There comes a time when Assisted living is a safer and better choice compared to keeping your aging parents at home and alone. So it's advisable to know your limitations before you think about how to get your parents into the assisted living facility.
Step 5. Research Well
Make a checklist of all your requirements based on the points mentioned above. Use these checklists to understand the offerings. A checklist helps you drill down to your requirements to pick the right facility. If your parents need specialized memory care, then ensure your service provider has the right set of professionals.
Assisted living communities that offer dementia care trained staff on the premises also have their residential areas catering to the needs of such residents.
For example, facilities include doors with alarms or outdoor spaces enclosed with walking pathways.
It’s important to research well before you can tell how you know when your parents need assisted living.
Step 6. Evaluate the Options
Now that you are aware of your finances and the requirements of your aging parents, you also need to decide on the type of stay. Assisted Living communities come in various formats. Depending on facility size and layout, a community can have anywhere between 5 to 100 residents.
Some Assisted Living is located in a neighborhood setting known as Residential Care Homes. This setting offers personal care in specific residential communities and can include different amenities. These are traditional homes modified to offer higher levels of safety or support in a smaller environment.
There are also service providers who offer in-home memory care for aging parents who display greater resistance to moving into a small or a large assisted living community.
Once you have decided how to tell a parent they need assisted living; it's important to evaluate and choose the best option.
Step 7. Take a Personal Tour
Now that your basic research is completed, it’s time to pay a visit to shortlisted communities. Schedule a trip to the community to understand their environment. If possible, plan the visit along with your parents. It’s recommended to understand the community culture, know the meal preparations being offered, and take a tour of the premises.
- Meal options
- Terms and conditions
- Staff experience and qualification
- Facilities offered
- Wellness activities
- Social outings
- Emergency numbers
- Number of residents
- When Visiting Communities, Here Are Few Items To Look For:
- Physical layout and cleanliness in common areas
- Number of daytime and night staff and their qualifications
- Meal plans and types
- Regular activities schedule
- New resident assessment process
Discuss with family members about available options. Narrow down your choice once you have a general feel of the place, and know what to expect once your parents start living there.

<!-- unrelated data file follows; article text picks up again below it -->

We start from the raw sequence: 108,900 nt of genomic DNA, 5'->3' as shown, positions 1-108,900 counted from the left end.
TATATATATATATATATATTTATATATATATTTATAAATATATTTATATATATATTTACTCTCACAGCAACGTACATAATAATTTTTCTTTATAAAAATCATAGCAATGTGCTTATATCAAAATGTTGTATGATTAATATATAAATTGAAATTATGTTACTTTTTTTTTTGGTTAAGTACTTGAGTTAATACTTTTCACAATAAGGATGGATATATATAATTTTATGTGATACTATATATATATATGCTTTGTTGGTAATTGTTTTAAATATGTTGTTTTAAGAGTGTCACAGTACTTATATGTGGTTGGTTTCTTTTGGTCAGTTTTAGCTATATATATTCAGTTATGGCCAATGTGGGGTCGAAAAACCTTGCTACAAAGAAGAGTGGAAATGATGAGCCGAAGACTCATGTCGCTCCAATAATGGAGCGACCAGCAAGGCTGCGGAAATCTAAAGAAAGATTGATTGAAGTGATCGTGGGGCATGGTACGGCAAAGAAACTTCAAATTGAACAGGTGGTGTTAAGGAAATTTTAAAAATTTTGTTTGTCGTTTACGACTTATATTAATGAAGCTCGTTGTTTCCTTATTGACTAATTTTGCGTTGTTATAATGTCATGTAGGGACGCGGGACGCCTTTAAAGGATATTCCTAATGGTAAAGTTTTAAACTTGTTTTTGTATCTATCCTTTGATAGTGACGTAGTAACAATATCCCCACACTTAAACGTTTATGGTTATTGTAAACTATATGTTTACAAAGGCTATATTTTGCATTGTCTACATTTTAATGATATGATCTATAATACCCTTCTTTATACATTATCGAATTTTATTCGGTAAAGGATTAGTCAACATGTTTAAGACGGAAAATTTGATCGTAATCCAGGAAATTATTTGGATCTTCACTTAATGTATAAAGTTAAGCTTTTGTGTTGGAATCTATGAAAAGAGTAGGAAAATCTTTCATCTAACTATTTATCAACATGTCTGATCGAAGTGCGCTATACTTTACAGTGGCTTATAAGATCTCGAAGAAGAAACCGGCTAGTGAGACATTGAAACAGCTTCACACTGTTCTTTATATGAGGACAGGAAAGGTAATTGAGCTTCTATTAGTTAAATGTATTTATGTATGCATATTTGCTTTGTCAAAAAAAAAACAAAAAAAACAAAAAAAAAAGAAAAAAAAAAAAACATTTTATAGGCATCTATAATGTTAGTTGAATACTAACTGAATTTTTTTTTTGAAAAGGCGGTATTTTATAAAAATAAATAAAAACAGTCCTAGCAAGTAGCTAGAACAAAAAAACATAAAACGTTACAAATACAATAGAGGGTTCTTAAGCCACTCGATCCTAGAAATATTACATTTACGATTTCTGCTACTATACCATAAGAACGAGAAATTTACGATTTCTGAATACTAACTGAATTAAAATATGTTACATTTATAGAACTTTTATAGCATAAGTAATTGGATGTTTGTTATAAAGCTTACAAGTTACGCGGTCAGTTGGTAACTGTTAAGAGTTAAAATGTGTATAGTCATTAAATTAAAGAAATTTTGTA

You can check on assisted living violations and citations with your state licensing records website. Most family members can also visit their loved ones anytime, but it is best to check with the service provider.
(In-person visitation rules may apply and may change over time per Texas Health and Human Services directive during the covid-19 pandemic.)
Check the facility and the services, and you will have an idea of how to know when a parent needs assisted living.
Step 8. Prepare for a Safe Transition
Now that you’ve finalized the community, it’s time to make a smooth transition. Once you’ve gone through the terms and conditions and proceeded with the payment, you can help set up rooms, get involved in activities, and help your parents settle in. It’s recommended to meet the care and administrative staff to build a bond with the caregivers who play an important role in the well-being of residents.
Display patience towards your aging parents as they settle in a new environment. If possible, show a genuine interest in the activities, and you can even participate in one of the activities to make parents feel at home. It’s important to stay connected with staff and parents during this phase.
Once the parents settle in, they will soon start to enjoy all the benefits of assisted living and like their new home. And if you are ever wondering how to get parents into assisted living, we at Senex memory advisors are here to help you out.
Please check out our recent article on 7 Key Differences Between Memory Care And Assisted Living.
Syed has years of experience dealing with people, understanding their needs, and helping them find solutions to their problems.
As a Certified Senior Advisor (CSA), Certified Dementia Practitioner (CDP), Certified Montessori Dementia Care Professional (CMDCP), Syed is committed to working closely with Senior and their family knowing what is it like for individuals facing a challenging time, at times groping in dark trying to figure what is the appropriate next step or care level for their unique situation.
Syed and Senex Memory Advisors are fully committed to working closely with families in creating a personalized, step-by-step process memory care plan at zero cost.